The God’s own country had strong foothold of Buddhism during 3rd century. The faith flourished around Thrissur, Allapuzha and Kollam (Quilon). But around 8th century, the religion saw its waning when Brahminical belief became mightier. Current day traces of Buddhism can be explored through the relics and ravages belonging to the religion.
Ambalapuzzha, a small village near Allapuzha (Alleppey) is famous for a black granite idol of Lord Buddha known as Karumadikuttan enclosed in a pagoda like structure, built by Dalai Lama. Dating back to 9th and 10th Century, this is the only Buddhist temple in Kerala providing traces of the existence of Buddhism in the state. Located on the banks of the Punnamada Lake in Alleppey, this temple is the living symbol of an ancient civilization and belief that flourished in the state.
Neelamperoor Pally Bhagawathi Temple in Kottayam has some ancient relics of Buddhism belonging to its prosperous days. It is believed that Banavarma, Emperor of Kerala after becoming a Buddhist monk, spent his last days in a Buddha Vihara at Neelamperoor.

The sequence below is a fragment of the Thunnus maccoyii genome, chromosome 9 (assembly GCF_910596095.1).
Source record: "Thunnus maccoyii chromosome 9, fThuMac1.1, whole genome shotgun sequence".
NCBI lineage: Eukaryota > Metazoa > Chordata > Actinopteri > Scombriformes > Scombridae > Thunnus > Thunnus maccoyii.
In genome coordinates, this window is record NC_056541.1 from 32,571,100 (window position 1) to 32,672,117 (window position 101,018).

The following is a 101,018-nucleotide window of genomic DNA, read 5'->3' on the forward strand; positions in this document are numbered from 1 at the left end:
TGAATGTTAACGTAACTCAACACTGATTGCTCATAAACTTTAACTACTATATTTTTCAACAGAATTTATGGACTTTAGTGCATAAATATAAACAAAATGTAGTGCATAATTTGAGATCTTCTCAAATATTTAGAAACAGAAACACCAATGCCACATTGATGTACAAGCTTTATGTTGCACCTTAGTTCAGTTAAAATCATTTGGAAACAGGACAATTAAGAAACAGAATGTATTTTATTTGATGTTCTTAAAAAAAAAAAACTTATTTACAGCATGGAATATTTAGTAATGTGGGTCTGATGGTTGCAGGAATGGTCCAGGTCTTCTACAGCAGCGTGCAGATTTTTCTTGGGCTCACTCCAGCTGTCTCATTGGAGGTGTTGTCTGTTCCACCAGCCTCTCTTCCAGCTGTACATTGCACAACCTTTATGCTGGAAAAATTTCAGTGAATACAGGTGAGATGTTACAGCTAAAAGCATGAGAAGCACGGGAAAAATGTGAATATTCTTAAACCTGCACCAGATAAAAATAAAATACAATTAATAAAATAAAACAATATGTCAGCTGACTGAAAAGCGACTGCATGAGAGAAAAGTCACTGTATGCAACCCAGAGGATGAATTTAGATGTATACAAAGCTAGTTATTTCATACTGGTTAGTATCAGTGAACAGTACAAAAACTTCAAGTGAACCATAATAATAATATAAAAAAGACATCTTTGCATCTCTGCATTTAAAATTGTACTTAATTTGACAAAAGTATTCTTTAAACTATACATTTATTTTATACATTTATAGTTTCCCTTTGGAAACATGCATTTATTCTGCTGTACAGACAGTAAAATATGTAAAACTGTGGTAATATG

From a local tank at Karunagappally, 27 km away from Kollam, an idol of Buddha was recovered. It is now preserved in Krishnapuram Palace, a museum and a palace of Kayamkulam Rajas.
The Napier Museum of Trivandrum features a rare collection of archaeological and historic artifacts, including ancient Buddha images of 6th century B.C.